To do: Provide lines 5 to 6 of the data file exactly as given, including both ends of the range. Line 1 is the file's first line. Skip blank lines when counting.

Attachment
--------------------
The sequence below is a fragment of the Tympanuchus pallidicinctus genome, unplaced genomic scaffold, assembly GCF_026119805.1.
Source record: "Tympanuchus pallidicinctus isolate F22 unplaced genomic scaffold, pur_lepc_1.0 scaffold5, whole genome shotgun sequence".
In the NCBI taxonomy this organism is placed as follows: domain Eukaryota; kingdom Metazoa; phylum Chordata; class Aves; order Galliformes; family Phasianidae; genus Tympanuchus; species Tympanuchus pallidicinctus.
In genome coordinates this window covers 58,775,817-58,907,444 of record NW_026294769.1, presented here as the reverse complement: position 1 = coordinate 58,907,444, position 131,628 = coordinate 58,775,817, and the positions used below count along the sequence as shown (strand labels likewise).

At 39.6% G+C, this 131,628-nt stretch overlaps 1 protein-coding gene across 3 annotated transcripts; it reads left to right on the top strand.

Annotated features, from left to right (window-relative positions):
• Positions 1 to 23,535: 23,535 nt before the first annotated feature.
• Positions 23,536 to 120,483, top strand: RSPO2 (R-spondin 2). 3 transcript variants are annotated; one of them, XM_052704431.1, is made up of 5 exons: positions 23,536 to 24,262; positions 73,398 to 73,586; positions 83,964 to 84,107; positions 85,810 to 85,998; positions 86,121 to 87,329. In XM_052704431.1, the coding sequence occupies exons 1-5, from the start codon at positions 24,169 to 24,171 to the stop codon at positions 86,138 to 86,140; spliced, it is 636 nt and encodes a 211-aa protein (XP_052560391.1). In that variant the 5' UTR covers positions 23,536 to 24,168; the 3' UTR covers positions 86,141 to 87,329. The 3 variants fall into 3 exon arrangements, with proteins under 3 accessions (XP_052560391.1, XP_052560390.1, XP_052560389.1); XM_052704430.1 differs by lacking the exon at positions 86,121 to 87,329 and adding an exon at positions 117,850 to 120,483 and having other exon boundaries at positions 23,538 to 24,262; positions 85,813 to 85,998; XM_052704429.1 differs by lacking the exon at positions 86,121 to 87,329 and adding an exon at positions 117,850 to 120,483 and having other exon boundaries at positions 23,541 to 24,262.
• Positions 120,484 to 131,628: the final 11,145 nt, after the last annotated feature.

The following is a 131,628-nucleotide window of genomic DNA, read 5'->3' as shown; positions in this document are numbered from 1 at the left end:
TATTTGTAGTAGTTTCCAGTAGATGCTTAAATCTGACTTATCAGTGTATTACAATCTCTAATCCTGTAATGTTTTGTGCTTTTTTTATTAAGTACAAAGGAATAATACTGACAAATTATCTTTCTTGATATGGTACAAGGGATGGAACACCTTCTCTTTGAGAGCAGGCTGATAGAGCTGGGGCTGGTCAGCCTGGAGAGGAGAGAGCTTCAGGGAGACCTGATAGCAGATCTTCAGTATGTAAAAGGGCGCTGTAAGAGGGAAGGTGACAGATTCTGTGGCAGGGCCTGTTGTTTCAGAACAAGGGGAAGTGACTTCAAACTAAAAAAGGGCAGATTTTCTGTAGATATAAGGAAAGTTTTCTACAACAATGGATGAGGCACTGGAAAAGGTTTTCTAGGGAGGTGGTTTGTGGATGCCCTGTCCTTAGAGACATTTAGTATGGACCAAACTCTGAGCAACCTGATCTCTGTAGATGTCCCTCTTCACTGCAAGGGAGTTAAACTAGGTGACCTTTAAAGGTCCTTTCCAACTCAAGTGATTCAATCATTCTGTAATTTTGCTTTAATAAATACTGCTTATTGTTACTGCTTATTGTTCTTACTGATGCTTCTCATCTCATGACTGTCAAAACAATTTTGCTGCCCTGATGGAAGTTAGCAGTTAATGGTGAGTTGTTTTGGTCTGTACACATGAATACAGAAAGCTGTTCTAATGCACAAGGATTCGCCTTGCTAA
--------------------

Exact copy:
At 39.6% G+C, this 131,628-nt stretch overlaps 1 protein-coding gene across 3 annotated transcripts; it reads left to right on the top strand.

Annotated features, from left to right (window-relative positions):